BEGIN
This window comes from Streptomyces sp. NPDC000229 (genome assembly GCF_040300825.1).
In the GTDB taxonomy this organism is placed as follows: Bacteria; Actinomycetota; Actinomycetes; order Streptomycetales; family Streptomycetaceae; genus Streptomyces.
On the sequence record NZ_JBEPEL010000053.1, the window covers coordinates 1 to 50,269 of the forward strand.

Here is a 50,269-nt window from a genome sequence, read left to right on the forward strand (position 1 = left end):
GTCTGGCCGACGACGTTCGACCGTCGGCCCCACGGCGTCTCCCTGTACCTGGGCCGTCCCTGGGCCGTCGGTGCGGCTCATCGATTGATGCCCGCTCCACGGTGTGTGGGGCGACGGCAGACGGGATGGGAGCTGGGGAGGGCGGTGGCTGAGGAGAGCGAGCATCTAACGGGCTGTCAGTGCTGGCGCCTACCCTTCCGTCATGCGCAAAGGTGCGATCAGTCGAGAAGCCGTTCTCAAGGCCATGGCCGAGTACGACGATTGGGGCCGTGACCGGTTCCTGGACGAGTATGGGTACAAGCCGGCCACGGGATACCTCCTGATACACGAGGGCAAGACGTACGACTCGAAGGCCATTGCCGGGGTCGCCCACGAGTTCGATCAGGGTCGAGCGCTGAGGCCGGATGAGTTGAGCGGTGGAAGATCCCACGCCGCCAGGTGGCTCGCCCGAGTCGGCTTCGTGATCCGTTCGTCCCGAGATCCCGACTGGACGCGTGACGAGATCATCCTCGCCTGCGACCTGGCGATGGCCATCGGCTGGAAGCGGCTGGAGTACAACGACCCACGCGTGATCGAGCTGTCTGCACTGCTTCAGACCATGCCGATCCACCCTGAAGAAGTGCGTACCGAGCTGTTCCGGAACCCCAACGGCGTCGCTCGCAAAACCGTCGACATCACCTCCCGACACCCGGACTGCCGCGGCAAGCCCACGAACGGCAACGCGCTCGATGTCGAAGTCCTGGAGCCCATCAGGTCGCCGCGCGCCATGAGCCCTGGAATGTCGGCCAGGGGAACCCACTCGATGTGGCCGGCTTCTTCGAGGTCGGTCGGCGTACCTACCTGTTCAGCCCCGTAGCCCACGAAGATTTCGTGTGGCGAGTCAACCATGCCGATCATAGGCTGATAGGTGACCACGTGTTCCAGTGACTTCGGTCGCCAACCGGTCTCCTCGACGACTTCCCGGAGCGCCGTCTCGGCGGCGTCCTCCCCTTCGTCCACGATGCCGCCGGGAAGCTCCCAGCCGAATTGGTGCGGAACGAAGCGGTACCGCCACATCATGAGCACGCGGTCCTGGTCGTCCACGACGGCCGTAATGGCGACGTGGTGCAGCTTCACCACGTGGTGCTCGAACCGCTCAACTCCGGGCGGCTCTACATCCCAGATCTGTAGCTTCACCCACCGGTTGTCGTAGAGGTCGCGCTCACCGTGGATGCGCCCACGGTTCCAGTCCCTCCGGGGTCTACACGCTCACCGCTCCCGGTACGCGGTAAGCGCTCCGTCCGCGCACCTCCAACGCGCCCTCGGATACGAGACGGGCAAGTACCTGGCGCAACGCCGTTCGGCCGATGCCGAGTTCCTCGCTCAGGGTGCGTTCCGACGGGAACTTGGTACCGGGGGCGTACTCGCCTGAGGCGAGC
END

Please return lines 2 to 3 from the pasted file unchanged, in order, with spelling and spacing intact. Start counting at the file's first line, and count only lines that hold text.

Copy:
In the GTDB taxonomy this organism is placed as follows: Bacteria; Actinomycetota; Actinomycetes; order Streptomycetales; family Streptomycetaceae; genus Streptomyces.
On the sequence record NZ_JBEPEL010000053.1, the window covers coordinates 1 to 50,269 of the forward strand.